Oct 04, 2022
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President Donald Trump decided against hosting the annual Ramadan feast at the White House this year, effectively ending a two-decade tradition which began in 1996 with First Lady Hillary Clinton.

An iftar, or break-fast, feast, which Muslims celebrate every evening at sundown during the month of Ramadan, was held regularly throughout the administrations of President Bill Clinton, President George W. Bush and President Barack Obama.

Historians say that the first-ever White House iftar dinner was held by President Thomas Jefferson in 1805 when he hosted a Muslim Tunisian ambassador and moved dinnertime to sunset to accommodate him.

However, the Trump administration quietly brought the practice to an end this year. In lieu of a feast, President Trump and First Lady Melania Trump released a short statement on Saturday wishing Muslims an “Eid Mubarak”, or “Blessed Eid” (the Eid al-Fitr feast marks the end of Ramadan).

“Muslims in the United States joined those around the world during the holy month of Ramadan to focus on acts of faith and charity,” read the statement, which was released to the press but not posted on social media.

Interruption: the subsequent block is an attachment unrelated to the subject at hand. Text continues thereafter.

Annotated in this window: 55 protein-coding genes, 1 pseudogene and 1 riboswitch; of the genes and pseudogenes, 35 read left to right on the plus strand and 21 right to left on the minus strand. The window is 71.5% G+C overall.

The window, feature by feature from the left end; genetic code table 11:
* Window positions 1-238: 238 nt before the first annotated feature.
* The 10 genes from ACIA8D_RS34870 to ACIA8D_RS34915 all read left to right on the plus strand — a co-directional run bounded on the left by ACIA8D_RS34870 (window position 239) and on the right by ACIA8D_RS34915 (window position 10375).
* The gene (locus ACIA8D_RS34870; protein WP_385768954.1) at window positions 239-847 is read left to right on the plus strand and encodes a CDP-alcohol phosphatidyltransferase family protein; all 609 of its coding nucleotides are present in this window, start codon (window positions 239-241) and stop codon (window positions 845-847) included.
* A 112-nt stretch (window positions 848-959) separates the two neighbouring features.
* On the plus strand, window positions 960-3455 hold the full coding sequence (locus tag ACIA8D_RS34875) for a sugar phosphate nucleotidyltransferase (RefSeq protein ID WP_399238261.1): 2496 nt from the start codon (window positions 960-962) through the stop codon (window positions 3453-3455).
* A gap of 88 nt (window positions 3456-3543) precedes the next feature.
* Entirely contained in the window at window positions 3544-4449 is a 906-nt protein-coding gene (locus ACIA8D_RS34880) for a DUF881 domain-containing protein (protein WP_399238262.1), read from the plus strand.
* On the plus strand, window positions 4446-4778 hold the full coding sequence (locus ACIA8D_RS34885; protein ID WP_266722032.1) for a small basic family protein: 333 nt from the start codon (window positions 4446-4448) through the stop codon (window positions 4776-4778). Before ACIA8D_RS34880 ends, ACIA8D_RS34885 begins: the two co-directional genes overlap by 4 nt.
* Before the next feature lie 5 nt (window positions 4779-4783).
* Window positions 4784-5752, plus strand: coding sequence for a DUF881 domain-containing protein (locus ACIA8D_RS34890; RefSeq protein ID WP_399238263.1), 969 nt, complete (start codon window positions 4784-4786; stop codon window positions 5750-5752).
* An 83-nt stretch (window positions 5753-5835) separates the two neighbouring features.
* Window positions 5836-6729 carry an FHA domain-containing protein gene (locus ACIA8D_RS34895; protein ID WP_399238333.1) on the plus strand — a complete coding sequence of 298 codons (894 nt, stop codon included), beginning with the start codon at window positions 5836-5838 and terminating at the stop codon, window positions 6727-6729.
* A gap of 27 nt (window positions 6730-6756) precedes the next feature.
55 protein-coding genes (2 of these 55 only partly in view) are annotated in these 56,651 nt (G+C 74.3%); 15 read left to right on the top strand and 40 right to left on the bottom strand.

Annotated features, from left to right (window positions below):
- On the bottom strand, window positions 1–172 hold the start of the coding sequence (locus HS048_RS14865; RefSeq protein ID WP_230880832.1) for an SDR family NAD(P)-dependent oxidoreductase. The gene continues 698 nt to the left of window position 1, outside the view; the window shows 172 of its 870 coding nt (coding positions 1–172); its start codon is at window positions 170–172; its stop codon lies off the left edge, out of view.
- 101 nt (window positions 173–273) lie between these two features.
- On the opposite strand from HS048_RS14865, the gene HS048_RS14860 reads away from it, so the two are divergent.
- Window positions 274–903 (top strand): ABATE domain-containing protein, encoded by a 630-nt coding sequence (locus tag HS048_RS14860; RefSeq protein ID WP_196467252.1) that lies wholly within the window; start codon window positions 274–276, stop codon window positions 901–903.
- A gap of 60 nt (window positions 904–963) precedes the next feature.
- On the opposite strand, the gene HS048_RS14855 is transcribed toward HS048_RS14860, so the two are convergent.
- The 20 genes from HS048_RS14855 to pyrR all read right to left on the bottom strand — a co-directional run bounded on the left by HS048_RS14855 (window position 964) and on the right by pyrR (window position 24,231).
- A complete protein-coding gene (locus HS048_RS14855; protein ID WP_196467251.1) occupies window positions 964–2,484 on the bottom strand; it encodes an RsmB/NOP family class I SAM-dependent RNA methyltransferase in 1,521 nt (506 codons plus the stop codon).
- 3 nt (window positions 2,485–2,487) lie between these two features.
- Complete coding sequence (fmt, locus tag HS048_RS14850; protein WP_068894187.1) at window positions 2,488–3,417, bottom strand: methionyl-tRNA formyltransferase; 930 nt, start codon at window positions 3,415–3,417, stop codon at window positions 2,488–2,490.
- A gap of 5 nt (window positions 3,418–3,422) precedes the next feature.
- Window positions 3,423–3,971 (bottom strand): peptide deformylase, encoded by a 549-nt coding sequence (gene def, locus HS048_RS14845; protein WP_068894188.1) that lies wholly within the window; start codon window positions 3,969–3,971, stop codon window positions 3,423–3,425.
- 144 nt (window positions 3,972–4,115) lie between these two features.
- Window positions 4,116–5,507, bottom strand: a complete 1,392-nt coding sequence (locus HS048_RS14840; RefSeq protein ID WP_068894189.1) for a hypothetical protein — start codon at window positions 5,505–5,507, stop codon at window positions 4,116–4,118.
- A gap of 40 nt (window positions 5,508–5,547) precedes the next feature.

“Now, as they commemorate Eid with family and friends, they carry on the tradition of helping neighbors and breaking bread with people from all walks of life. During this holiday, we are reminded of the importance of mercy, compassion, and goodwill.

“With Muslims around the world, the United States renews our commitment to honor these values. Eid Mubarak.”

Reports first surfaced in May that the White House would not be continuing the Ramadan tradition. According to Reuters, Secretary of State Rex Tillerson refused a recommendation by the State Department’s office of religion and global affairs to begin planning a reception for prominent American Muslim leaders, diplomats and legislators.

Trump’s administration has taken significant steps towards reducing Muslim immigration to the US, arguing that the move would protect America from terrorism. Several attempts at instituting a travel ban on a number of Muslim-majority countries have been stymied in the court system.

In contrast, Barack Obama’s iftar celebrations were marked by a heavy emphasis on Islam’s place in American history and culture. At Obama’s 2012 iftar event, the White House exhibited Jefferson’s copy of the Koran, which Obama said was a “reminder, along with the generations of patriotic Muslims in America, that Islam — like so many faiths — is part of our national story.”

Obama’s closeness to the Muslim community during his presidency — and his consequent alienation of Israel —  angered many conservative Americans who saw the president’s warm attitude towards the Muslim and Arab world as a betrayal of American values and the US-Israel alliance.